Saturday, July 17, 2010

N Queens Problem in ParaSail

Here is a (parallel) solution to the "N Queens" problem in ParaSail, where we try to place N queens on an NxN chess board such that none of them can take each other. This takes the idea of using the "continue" statement as a kind of implicit recursion to its natural conclusion.  This presumes you can turn a "normal" data structure like Vector<> into a concurrent data structure by using the keyword "concurrent," which presumably means that locking is used on all operations to support concurrency.  It is debatable whether this use of a "continue" statement to effectively start the next iteration of a loop almost like a recursive call is easier or harder to understand than true recursion. 

interface N_Queens <N : Univ_Integer := 8> is
    // Place N queens on a checkerboard so that none of them can
    // "take" each other.
    type Row is new Integer<1, N>;
    function Place_Queens() -> Vector<Vector<Row>> 
      {for all I in Place_Queens#range : Length(Place_Queens[I]) == N};
end interface N_Queens;

class N_Queens <N : Univ_Integer := 8> is
    type Column is new Integer<1, N>;
    type Sum is Vector<Boolean, Index => Integer<2, 2*N>>;
    type Diff is Vector<Boolean, Index => Integer<1-N, N-1>>;
    function Place_Queens() -> Vector<Vector<Row>> 
      {for all I in Place_Queens#range : Length(Place_Queens[I]) == N} is
      // Place N queens on checkerboard so that none of them can "take" each other
      var Solutions : concurrent Vector<Vector<Row>> := [];
      for (C : Column := 1; Trial : Vector<Row> := [];
        Diag1 : SSum := [.. => #false]; Diag2 : Diff := [.. => #false]) loop
          // Iterate over the columns
          for R in Row concurrent loop
              // Iterate over the rows
              if not Diag1[R + C] and then not Diag2[R - C] then
                  // Found a Row/Column combination that is not on any diagonal
                  // already occupied.
                  if C < N then
                      // Keep going since haven't reached Nth column.
                      continue loop Outer_Loop with (C => C+1, Trial => Trial | R,
                        Diag1 => Diag1 | [(R+C) => #true],
                        Diag2 => Diag2 | [(R-C) => #true]);
                      // All done, remember trial result.
                      Solutions |= Trial;
                  end if;
              end if;
          end loop;
      end loop Outer_Loop;
      return Solutions;
    end function Place_Queens;
end class N_Queens;


  1. Your interpretation of "concurrent" for the Vector> would overconstrain the solution, would it not? That data structure is "write-only" in your algorithm, the order of updates doesn't matter, and it is modified only by appending. You could use a lock-free data structure in that case.

    I don't think "continue"-type statements are hard to read by default, but this one seems awkward. Maybe it's because your "continue" syntax is so verbose?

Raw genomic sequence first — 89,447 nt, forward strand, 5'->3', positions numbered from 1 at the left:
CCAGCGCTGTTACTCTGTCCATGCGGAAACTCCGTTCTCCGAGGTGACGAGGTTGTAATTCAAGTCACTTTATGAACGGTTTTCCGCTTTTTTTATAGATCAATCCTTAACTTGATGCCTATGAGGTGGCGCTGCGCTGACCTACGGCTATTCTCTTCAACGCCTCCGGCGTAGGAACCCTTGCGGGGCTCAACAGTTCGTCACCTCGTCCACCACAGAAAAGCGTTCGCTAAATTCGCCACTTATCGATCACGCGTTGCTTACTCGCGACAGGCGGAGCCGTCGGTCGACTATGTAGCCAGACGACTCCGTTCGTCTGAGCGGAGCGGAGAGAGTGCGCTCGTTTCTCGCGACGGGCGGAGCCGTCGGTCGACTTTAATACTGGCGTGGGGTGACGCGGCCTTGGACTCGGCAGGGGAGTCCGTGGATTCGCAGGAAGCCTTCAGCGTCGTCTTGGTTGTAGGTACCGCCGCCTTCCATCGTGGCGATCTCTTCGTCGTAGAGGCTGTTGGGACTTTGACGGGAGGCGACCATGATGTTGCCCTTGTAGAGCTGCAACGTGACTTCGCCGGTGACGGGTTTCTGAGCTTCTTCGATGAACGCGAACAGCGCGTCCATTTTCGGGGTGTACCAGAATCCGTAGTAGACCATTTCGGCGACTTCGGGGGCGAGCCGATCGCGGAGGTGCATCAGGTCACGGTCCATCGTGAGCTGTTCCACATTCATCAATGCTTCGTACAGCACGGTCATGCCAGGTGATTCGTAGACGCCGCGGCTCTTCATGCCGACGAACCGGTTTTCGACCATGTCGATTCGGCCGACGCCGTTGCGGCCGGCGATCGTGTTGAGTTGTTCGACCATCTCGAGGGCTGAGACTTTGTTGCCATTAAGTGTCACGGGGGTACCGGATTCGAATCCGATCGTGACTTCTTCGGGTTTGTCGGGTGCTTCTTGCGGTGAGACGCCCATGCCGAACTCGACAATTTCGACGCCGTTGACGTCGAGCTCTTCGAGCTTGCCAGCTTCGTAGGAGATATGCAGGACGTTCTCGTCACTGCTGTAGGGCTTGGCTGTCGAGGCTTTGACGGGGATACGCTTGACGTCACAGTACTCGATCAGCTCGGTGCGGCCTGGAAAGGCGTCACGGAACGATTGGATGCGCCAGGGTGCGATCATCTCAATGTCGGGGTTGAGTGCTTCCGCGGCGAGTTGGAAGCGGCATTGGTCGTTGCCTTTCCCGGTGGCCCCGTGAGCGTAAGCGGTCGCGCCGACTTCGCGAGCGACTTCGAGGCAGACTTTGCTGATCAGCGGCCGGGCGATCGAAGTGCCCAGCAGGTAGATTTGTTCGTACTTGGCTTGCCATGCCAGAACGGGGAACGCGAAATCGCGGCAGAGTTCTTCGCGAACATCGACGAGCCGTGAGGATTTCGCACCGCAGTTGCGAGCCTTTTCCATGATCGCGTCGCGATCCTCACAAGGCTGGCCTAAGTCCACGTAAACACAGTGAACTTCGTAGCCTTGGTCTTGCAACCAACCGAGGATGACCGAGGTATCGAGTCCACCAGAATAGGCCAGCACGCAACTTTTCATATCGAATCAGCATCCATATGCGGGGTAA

continue Outer_loop (C => C+1, Trial => Trial | R, ...)

    It could also be because the place where you name Outer_Loop doesn't have an immediate connection with the loop itself. Finally, it could be because there's only one loop variable (C) and so it would seem more natural to program with a traditional iterative syntax (or forget it and write recursively).

    I do like the idea of loop+continue as an alternate syntax for recursion. I think it's most useful when the algorithm really calls for iterative expression ("for all (key,value) in a hash table"), but has the occasional corner case where a recursive expression helps.

  2. Thanks for your comment. I agree that a lock-free data structure could accommodate order-free appending. But that would require some amount of manual coding to correctly design the lock-free appending. I was playing around with the idea of being able to turn any data structure into a concurrent one without extra manual effort by falling back on locking, but I agree more interesting would be to be able to do the same thing with some kind of standard lock-free approach.

  3. I just fixed one bug in the above, where "Sum" and "Diff" were declared as Integer types rather than as Vectors of Booleans indexed by the appropriate range of integer. The more elegant fix would be to declare Sum and Diff as Sets over the given range of integers. That would probably also be easier to understand. Hence:

    type Sum is Set<Integer<2, 2*N>>;
    type Diff is Set<Integer<1-N, N-1>>;
    for (... Diag1 : Sum := []; Diag2 : Diff := []) loop
     if (R+C) not in Diag1 and then
      (R-C) not in Diag2 then
      continue ... with (...
        Diag1 => Diag1 | (R+C),
        Diag2 => Diag2 | (R-C));

  4. After reading my comment, i realize that the "continue Outer_loop" example might as well just be a (tail) recursive call. oh well ;-)

  5. Thanks for sharing. I also tried using the lock-free data structure in that case and it works.

  6. @Tuck It's both legit and good to have a fallback model for "concurrent," so that you can insert optimizations invisibly as they become available. My only concern is that a "concurrent vector" is more complicated than what the algorithm needs, but it should still result in correct code.